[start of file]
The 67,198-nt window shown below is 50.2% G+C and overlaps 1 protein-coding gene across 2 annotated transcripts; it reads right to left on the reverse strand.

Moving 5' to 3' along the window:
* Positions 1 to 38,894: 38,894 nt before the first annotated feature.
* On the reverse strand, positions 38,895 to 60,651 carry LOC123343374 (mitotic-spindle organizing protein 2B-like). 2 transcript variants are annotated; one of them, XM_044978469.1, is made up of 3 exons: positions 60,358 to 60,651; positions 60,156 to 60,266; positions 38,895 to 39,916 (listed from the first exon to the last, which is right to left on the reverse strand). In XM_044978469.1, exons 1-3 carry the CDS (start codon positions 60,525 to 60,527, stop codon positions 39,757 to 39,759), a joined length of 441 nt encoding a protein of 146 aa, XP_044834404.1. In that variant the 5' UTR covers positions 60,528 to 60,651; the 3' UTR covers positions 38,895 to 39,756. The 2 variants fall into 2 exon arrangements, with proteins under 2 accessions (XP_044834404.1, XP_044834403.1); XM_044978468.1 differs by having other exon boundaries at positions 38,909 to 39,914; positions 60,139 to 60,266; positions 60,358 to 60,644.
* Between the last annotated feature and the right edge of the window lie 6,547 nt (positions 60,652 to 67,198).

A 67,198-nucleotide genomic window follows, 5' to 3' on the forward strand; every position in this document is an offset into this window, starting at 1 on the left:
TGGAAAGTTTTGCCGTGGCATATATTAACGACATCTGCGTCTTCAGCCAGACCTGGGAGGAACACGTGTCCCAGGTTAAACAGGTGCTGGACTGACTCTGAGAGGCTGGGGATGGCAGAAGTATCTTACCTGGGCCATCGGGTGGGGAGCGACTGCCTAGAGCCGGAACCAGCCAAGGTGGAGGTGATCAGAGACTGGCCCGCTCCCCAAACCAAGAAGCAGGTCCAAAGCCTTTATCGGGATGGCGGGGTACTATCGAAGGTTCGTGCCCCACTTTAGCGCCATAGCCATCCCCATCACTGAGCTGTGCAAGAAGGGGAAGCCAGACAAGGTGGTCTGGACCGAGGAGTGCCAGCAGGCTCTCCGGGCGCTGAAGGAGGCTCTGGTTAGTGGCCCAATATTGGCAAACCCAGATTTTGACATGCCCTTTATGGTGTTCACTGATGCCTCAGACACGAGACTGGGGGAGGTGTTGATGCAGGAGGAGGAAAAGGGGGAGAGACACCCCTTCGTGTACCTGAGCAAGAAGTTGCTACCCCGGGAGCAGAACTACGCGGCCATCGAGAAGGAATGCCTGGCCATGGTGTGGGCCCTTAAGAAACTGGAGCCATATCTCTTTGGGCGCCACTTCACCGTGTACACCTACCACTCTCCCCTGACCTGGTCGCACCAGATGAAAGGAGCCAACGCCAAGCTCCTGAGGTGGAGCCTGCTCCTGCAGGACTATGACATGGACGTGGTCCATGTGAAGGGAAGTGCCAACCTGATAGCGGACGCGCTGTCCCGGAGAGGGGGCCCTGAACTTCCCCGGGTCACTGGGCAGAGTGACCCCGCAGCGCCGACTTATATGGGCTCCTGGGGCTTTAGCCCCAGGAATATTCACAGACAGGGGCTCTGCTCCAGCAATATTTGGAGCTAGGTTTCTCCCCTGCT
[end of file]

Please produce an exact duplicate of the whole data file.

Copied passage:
The 67,198-nt window shown below is 50.2% G+C and overlaps 1 protein-coding gene across 2 annotated transcripts; it reads right to left on the reverse strand.

Moving 5' to 3' along the window:
* Positions 1 to 38,894: 38,894 nt before the first annotated feature.
* On the reverse strand, positions 38,895 to 60,651 carry LOC123343374 (mitotic-spindle organizing protein 2B-like). 2 transcript variants are annotated; one of them, XM_044978469.1, is made up of 3 exons: positions 60,358 to 60,651; positions 60,156 to 60,266; positions 38,895 to 39,916 (listed from the first exon to the last, which is right to left on the reverse strand). In XM_044978469.1, exons 1-3 carry the CDS (start codon positions 60,525 to 60,527, stop codon positions 39,757 to 39,759), a joined length of 441 nt encoding a protein of 146 aa, XP_044834404.1. In that variant the 5' UTR covers positions 60,528 to 60,651; the 3' UTR covers positions 38,895 to 39,756. The 2 variants fall into 2 exon arrangements, with proteins under 2 accessions (XP_044834404.1, XP_044834403.1); XM_044978468.1 differs by having other exon boundaries at positions 38,909 to 39,914; positions 60,139 to 60,266; positions 60,358 to 60,644.
* Between the last annotated feature and the right edge of the window lie 6,547 nt (positions 60,652 to 67,198).

A 67,198-nucleotide genomic window follows, 5' to 3' on the forward strand; every position in this document is an offset into this window, starting at 1 on the left:
TGGAAAGTTTTGCCGTGGCATATATTAACGACATCTGCGTCTTCAGCCAGACCTGGGAGGAACACGTGTCCCAGGTTAAACAGGTGCTGGACTGACTCTGAGAGGCTGGGGATGGCAGAAGTATCTTACCTGGGCCATCGGGTGGGGAGCGACTGCCTAGAGCCGGAACCAGCCAAGGTGGAGGTGATCAGAGACTGGCCCGCTCCCCAAACCAAGAAGCAGGTCCAAAGCCTTTATCGGGATGGCGGGGTACTATCGAAGGTTCGTGCCCCACTTTAGCGCCATAGCCATCCCCATCACTGAGCTGTGCAAGAAGGGGAAGCCAGACAAGGTGGTCTGGACCGAGGAGTGCCAGCAGGCTCTCCGGGCGCTGAAGGAGGCTCTGGTTAGTGGCCCAATATTGGCAAACCCAGATTTTGACATGCCCTTTATGGTGTTCACTGATGCCTCAGACACGAGACTGGGGGAGGTGTTGATGCAGGAGGAGGAAAAGGGGGAGAGACACCCCTTCGTGTACCTGAGCAAGAAGTTGCTACCCCGGGAGCAGAACTACGCGGCCATCGAGAAGGAATGCCTGGCCATGGTGTGGGCCCTTAAGAAACTGGAGCCATATCTCTTTGGGCGCCACTTCACCGTGTACACCTACCACTCTCCCCTGACCTGGTCGCACCAGATGAAAGGAGCCAACGCCAAGCTCCTGAGGTGGAGCCTGCTCCTGCAGGACTATGACATGGACGTGGTCCATGTGAAGGGAAGTGCCAACCTGATAGCGGACGCGCTGTCCCGGAGAGGGGGCCCTGAACTTCCCCGGGTCACTGGGCAGAGTGACCCCGCAGCGCCGACTTATATGGGCTCCTGGGGCTTTAGCCCCAGGAATATTCACAGACAGGGGCTCTGCTCCAGCAATATTTGGAGCTAGGTTTCTCCCCTGCT